SPUSD superintendent
says more parking after construction

July 02, 2014
Santa Paula News

Alfonso Gamino, Superintendent of the Santa Paula Unified School District is claiming there will be actually more parking at the high school campus after construction of the new Science and Technology buildings is complete.

He told board members that he and two board members recently met with city council members and most of the discussion concerned the parking issue. He said the upper parking lot had 32 spaces and 5th Street had 22. The lower lot, near Santa Paula Street could accommodate about 12 vehicles. Gamino said they had, in total, about 70 parking spaces. “After construction we will have a parking lot with 29 parking spaces and if we re-stripe 5th Street to have diagonal stalls for parking spaces, we will add 53 spaces on 5th Street,” he said. He noted that would give them 82 parking spaces, 12 more than before construction. 

The new buildings are slated to be completed by November 1. Gamino said they also talked about the closing of Palm Court during major sporting events. He said they’re also looking at meeting with the Youth Football organization to discuss having security  guards to control parking. 

Board member Michelle Kolbeck also attended the joint meeting. She said one part of the City’s vision statement talks about education and what they’d like to see happen. “I think unfortunately for them they would like it in their power but it’s actually the board’s power to make a lot of these things happen,” she added. Kolbeck said she went to a recent city council meeting where the parking issue was raised. Kolbeck said, “They didn’t seem to want to grant us until November 1.” She noted the council seemed to want immediate, overnight solutions. “Our role as a board is to open the schools, educate the students and continue to work with the city and if the city has to implement a parking permit area; if they’re willing to spend $30 or $40,000 dollars for a five or six block radius, have parking permits, have code officers, that’s the city’s business.” She added.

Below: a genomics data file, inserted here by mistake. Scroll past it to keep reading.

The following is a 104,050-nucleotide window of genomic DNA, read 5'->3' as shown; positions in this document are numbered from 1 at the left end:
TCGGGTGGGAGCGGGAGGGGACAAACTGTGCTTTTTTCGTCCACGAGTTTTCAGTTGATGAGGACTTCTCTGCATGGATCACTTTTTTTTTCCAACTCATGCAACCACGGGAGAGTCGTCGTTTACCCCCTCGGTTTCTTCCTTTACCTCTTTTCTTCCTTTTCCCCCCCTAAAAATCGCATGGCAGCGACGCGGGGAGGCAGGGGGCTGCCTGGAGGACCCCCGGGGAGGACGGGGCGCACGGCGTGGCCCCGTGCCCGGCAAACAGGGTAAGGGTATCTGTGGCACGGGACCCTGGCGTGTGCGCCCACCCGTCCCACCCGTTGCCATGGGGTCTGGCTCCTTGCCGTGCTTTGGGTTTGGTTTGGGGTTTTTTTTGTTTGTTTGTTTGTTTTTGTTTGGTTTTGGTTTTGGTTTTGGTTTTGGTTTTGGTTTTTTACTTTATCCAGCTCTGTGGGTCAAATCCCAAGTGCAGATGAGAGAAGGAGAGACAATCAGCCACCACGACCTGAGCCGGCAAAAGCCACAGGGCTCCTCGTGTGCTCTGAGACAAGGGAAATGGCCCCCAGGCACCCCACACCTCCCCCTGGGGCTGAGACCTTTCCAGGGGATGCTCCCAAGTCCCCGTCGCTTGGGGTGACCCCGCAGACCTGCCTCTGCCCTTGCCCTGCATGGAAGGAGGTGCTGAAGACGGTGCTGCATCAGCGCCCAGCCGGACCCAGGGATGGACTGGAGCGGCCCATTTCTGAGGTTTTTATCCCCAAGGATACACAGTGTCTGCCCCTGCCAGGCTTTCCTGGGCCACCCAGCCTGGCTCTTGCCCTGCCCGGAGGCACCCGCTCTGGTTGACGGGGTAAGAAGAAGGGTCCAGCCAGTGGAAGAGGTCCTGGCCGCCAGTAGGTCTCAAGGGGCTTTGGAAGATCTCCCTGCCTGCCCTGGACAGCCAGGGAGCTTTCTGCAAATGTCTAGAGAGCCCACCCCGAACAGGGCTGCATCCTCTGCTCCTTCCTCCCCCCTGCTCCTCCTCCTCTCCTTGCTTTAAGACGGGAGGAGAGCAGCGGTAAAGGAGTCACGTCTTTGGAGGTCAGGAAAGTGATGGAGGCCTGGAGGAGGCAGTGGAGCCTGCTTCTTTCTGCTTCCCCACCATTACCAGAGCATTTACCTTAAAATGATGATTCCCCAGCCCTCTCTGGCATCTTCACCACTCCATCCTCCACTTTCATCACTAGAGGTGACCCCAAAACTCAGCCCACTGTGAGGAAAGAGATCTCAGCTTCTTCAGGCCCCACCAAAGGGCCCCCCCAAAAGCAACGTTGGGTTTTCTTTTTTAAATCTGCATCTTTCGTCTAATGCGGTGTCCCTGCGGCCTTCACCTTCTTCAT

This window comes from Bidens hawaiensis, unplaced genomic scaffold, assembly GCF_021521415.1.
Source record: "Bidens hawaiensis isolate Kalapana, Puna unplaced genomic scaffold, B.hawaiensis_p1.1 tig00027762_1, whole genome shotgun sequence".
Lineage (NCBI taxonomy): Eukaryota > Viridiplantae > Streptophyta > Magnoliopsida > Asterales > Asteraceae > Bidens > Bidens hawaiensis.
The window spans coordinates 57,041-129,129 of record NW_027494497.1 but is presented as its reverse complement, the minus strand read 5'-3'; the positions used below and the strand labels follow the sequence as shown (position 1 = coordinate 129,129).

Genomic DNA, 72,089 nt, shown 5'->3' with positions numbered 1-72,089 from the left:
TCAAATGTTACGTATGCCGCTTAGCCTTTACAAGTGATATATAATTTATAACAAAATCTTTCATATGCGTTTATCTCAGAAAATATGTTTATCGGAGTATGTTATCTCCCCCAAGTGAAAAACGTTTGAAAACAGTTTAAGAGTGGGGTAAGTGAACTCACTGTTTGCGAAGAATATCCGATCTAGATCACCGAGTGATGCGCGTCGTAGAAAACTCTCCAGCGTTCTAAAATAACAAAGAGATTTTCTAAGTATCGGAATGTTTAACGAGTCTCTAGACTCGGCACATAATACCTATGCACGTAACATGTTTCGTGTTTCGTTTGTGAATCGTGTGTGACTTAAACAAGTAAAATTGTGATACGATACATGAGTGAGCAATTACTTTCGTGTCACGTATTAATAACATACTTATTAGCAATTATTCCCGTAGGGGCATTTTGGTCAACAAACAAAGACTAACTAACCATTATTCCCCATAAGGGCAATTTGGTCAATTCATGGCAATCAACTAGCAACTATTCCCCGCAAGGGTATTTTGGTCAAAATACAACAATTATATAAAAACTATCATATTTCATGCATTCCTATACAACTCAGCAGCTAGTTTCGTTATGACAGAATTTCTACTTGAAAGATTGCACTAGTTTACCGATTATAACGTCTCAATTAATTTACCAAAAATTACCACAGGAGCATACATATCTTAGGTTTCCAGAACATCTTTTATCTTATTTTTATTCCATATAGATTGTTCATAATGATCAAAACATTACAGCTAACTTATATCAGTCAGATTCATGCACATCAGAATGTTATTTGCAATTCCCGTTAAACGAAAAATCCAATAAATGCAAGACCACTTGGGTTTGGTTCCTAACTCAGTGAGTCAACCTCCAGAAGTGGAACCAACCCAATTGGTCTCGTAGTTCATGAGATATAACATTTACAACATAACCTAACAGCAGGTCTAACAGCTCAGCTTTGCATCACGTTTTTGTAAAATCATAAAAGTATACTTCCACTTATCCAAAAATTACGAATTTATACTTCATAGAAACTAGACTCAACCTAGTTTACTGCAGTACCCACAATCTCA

Kolbeck said, after talking to some residents that the board can do a better job of being a good neighbor. She suggested a neighborhood gathering. “I think part of the problem is families felt the city was listening to them, so if they could hear us, know that we’re accessible, that we want to be good neighbors, I think that would go a long way in easing the problem.”

Board President Diana Ponce-Gomez said she watched that same council meeting. She said some of the council members indicated that they were advocating for the people they represent. “My comment is that we represent the same people,” She added. “We’re all in this together and I really want to continue this dialogue. We all have an obligation to every single person that lives in this town. A hot line was suggested for people to call at the high school. Ponce-Gomez said it should be expanded to include all the schools. “We don’t need to be assigning blame at this point,” she said. “I don’t think it’s healthy or helpful to anybody. I think we could be better members and I think we need to start to do that.”

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